Holiday Madness Descending- How To Cope In Your Exceptional Family

‘Tis the season for fun, family, festivities and sensory overload. Yep, it’s the holidays, and as much as Exceptional Families love the holidays like Neuro Typical Families do, our kids usually have a harder time. It’s not that they don’t enjoy the family gatherings, gifts or other traditions that go with it. It’s usually all of the above combined that will send most Exceptional Kids (and their parents), over the edge into over stimulation and meltdown mode. So, as an Exceptional Family, what can you do to help your Exceptional Child cope better with the holidays? Here are some ideas:

  1. Structure what you can: I know, the holidays are all about unwinding and NOT structuring, but our kids need some kind of structure in order to function in the way they are used to functioning in day to day life. Make the structure natural for home life, but give them some sort of idea as to what will be expected of them.
  2. Prepare them for the craziness: Talk to your kids either verbally or with pictos, about what the holiday entails. This means discussing what is expected of each of us by family, friends, and with other traditions so that will know what is happening.
  3. Form your own family traditions: This hard been a hard one for me. I was always a stickler for doing everything the same way I or Dad was brought up. However, we learned with an Exceptional Child we would need to adjust our way of thinking so everyone would have a good holiday. Now my main concerns are health, happiness and fun all around. As long as those conditions are met, I know we are on the right path. This means allowing down time for our child as well as time spent with family and friends.
  4. Set aside down time as a nuclear family: I am a firm believer in ‘safe days’, that is, days where there is not too much stimulation from family or friends, so that the day runs smoothly and Michael feels calm (as do Dad and I). Let’s face it, every parent worries when their Exceptional Child is having a hard time, so if we learn to give time for our child to stim, regulate, and do what he needs to do, everything else will fall into place.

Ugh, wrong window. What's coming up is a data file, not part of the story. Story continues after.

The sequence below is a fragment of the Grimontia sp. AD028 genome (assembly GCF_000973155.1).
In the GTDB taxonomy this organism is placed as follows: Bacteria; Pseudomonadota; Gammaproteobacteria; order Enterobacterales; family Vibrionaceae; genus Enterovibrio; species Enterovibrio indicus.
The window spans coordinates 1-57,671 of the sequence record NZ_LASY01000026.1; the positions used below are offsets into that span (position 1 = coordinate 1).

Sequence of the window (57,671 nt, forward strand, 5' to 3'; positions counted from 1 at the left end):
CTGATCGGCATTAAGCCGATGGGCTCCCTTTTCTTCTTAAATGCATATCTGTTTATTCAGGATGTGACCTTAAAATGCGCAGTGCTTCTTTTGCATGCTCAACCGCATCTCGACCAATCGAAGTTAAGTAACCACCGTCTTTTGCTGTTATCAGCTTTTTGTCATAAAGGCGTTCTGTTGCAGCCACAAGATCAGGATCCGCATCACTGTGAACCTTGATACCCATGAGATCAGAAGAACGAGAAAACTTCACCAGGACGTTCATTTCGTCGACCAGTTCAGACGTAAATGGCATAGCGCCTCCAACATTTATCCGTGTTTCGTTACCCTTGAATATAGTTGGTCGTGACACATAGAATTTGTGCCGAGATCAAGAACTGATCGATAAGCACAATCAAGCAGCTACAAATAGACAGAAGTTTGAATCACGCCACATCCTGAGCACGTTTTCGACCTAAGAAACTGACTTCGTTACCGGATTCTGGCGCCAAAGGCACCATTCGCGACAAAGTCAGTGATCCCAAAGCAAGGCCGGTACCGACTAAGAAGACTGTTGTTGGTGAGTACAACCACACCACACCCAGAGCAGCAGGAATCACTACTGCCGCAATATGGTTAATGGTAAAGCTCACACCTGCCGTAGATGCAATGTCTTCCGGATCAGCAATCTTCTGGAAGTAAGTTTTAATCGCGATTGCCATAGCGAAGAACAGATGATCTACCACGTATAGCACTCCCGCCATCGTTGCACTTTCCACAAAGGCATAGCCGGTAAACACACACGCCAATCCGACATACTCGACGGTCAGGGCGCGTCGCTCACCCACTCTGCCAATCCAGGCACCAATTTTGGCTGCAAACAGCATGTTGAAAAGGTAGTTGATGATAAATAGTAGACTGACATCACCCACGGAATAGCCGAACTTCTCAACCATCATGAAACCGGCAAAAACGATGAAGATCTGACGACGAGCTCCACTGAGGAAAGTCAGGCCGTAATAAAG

5.  Take time for yourselves individually: It’s important that Exceptional Moms and Dads take time for themselves to recharge their batteries before doing anything else as individuals. It’s only when we feel calm and centered, that we can pass that message on to our children.
    Exceptional Parents,  how do you cope with the holidays in positive frame of mind?  It’s important that no matter what, you learn how to regulate your behavior and your family’s and remember that everyone being comfortable is the best way to go. Happy Holidays! Until next time.

Feeling overwhelmed as an Exceptional Parent? Don’t know where to turn for tips, and ways to survive and thrive during the whole journey? You are not alone. I have walked and continue to walk this path myself. As a writer, speaker, parent coach and Mom to a son with Autism, ADHD, and Type 1 Diabetes,  I can help you through all the twists and turns that parenting an exceptional child require, while keeping your sense of humor intact, your sense of self and relationships intact, and helping you see that not only are you raising your exceptional child, but they are raising you to be the best human being you can be. You are each other’s advocates for a better world. For more information on my coaching packages, contact me at http://www.creatingexceptionalparenting.com.  

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